5 questions for … Fiona Beckett, award-winning food and wine writer

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Written byClaire Hunte

Fiona Beckett is an award-winning writer, one of the world’s leading experts on food and drink matching, wine columnist for ‘The Guardian,’ and the author of 25 books on food, wine, beer and alcohol-free drinks and blogs at www.matchingfoodandwine.com

She is appearing at the Ludlow Food Festival on Sunday, 12th September 2021 from 12:00pm to 12:45pm. In just 5 questions, Fiona talks about the pleasure of cooking during lockdown, ease of wine pairing with food and shares a favourite tipple from her new book, How to Drink without Drinking.

1. With lockdown came the not so surprising interest in food, with reams dedicated to sourdough starters and finding pleasure in cooking, how has this translated to food and wine pairing?

“Think about the way something is cooked rather than the basic ingredient. It’s not that helpful to choose a wine to go with chicken”

In the early days of the pandemic I was so sure that food and wine pairing would be the LAST thing on people’s minds that I suspended my match of the week feature because I thought there would be nothing to write about. Far from it. Food and drink kept us all going didn’t it? And, we were only too keen to have something to distract us from the boredom of staying in all the time.

2. What trends do you see enduring?

While we might not be making sourdough any more I think a lot of us have rediscovered the cooking mojo we lost when we were rushing around all over the place so I hope that’s back for good. I’m certainly cooking more than I did pre-lockdown.

3. I know you have a website and book to guide people when it comes to matching up wine to food, but where do you suggest someone starts? How essential is it to have a passion and deep understanding of wine when it comes to pairing?

Curiosity — and a willingness to experiment is more important than a deep understanding to be honest. If you enjoy cooking and having friends round, it’s great to be able to offer them something interesting to drink with whatever you’re making — and that could just as easily be beer or cider as wine.

My advice in a nutshell? Think about the way something is cooked rather than the basic ingredient. It’s not that helpful to choose a wine to go with chicken — there’s a world of difference between a chicken salad, a Thai chicken curry and a coq au vin. Check out my website matchingfoodandwine.com and you’ll hopefully find suggestions for all three!

3. You’ve just published a new book, How to Drink without Drinking, which offers some tantalising and seasonal non-alcoholic drinks recipes for those looking for alternatives, it’s inspirational! Can you share one or two of your favourite non-alcoholic tipples perfect for autumn?

Well it’s an-anytime-of -year recipe but one of my favourites in the book is a breakfast ‘martini’.

Breakfast martini

An alcohol-free version of one of my favourite drinks, British steakhouse and cocktail bar Hawksmoor’s marmalade cocktail. A couple of drops of orange oil or bitters really boosts the orangey flavour.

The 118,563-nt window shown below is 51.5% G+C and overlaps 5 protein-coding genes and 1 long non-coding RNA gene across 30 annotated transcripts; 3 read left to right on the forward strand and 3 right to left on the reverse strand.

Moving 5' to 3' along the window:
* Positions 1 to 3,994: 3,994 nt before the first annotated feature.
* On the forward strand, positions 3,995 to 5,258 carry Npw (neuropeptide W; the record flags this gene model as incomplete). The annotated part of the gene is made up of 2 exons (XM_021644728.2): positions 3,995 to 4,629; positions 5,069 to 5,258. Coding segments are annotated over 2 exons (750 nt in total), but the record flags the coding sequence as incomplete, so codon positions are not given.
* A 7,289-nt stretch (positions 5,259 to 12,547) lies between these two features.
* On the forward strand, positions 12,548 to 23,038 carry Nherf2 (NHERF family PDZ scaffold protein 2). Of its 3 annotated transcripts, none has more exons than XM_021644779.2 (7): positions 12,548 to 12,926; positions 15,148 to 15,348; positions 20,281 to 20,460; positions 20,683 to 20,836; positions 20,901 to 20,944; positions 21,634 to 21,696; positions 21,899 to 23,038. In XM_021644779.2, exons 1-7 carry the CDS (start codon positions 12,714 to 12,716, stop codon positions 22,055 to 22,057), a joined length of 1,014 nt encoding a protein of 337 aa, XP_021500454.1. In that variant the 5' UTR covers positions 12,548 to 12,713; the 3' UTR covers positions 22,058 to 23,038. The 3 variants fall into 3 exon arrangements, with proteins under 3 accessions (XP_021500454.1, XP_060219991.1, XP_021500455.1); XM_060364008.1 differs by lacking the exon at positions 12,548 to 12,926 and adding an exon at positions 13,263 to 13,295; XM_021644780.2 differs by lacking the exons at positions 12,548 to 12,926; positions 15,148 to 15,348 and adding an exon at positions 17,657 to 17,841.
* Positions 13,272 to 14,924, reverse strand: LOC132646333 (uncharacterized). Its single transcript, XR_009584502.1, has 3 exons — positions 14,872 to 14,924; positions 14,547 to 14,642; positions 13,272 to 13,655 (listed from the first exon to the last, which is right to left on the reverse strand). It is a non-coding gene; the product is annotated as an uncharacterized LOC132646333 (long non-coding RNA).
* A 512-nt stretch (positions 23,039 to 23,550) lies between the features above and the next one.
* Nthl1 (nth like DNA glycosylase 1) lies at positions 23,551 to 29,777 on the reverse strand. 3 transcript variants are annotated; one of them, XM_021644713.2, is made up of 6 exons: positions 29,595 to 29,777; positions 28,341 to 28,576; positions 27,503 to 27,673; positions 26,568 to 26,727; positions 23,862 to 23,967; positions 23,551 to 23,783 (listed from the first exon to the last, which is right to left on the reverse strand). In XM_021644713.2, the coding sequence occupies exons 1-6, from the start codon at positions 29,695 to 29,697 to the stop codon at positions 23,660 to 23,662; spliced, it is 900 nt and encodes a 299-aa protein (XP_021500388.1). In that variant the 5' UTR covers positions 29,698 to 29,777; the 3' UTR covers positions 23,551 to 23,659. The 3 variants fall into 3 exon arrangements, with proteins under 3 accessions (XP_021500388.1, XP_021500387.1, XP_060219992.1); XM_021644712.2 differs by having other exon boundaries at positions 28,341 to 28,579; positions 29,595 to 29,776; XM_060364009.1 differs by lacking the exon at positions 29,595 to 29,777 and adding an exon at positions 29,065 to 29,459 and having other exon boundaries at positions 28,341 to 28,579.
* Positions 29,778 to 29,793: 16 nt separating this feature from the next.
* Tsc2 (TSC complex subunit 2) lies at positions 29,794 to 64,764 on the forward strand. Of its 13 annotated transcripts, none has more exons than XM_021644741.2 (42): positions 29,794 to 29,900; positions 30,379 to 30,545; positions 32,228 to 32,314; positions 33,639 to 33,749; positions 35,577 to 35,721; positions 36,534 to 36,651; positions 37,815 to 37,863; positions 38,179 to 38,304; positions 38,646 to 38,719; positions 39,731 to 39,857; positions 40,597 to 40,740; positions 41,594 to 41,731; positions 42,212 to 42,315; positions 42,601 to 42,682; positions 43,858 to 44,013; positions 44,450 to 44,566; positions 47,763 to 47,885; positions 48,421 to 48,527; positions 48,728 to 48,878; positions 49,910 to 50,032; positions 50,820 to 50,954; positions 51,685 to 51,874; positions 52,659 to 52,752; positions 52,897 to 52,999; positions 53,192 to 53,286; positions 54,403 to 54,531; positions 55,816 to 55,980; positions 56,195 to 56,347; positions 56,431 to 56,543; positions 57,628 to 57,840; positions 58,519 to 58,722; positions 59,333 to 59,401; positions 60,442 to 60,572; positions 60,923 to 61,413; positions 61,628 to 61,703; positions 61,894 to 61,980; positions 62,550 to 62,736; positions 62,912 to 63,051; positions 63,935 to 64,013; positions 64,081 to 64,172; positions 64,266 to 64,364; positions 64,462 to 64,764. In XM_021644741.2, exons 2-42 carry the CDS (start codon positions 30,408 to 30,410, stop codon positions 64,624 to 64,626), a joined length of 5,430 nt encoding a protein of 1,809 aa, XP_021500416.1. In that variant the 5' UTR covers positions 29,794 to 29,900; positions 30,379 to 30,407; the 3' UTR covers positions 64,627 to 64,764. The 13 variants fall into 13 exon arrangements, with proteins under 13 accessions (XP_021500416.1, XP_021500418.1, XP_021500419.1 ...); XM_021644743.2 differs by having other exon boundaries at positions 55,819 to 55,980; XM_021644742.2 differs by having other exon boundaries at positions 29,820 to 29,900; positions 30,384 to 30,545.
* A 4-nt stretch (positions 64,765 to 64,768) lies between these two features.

For each person

Make mine a —-breakfast martini Photo: HAWKSMOOR

Make mine a —-breakfast martini Photo: HAWKSMOOR

1 tbsp seville orange (i.e. bitter) marmalade

50ml Seedlip Spice 94 (or another citrussy alcohol-free gin alternative)

50ml freshly squeezed orange juice

20ml freshly squeezed lemon juice

15ml sugar syrup (gomme)

A couple of drops of orange oil (optional)


Spoon the marmalade into a cocktail shaker, pour in the Seedlip Spice 94 (or other gin alternative) and stir. Add the orange and lemon juices, the sugar syrup and a handful of ice, put the lid on the shaker and shake vigorously. Taste, adding a couple of drops of orange oil or bitters if you want to intensify the orange flavour. Strain into a frosted — or unfrosted — martini glass

Bucks Fizz

You can use the Breakfast Martini base to make a great Bucks Fizz. Make as above, divide between 2 champagne flutes and top up with chilled alcohol-free sparkling wine.

4. For 25 years now, Ludlow and the Ludlow Food Festival has been twinned with the idea of bringing people closer to the food producers in the region, how do you see the trend towards buying local shaping up in the near future, is it a sustainable trend?

I really hope so. If the pandemic has taught us anything is that we’e all interconnected and it’s up to us to support the businesses that are part of our communities. Besides shopping locally is a joy — you see the same faces, you get to chat to people. What could be nicer?

5. Finally, can you recommend a seasonal autumn dish and wine pairing that we can source locally?

Well, you’re basically in cider country as I am down in Bristol so I’d suggest this West Country chicken casserole with cider, apple and celery. Delicious with cider too — I really like the fact that you can buy full-size bottles of cider now to share.

The LUDLOW FOOD FESTIVAL takes place on 10th, 11th & 12th September 2021, to book your tickets and find out more click HERE

To book tickets for Fiona’s talk on Sunday 12th September at 12pm, click HERE.

You can also find Fiona on her website Matching Food and Wine or on Instagram and Twitter


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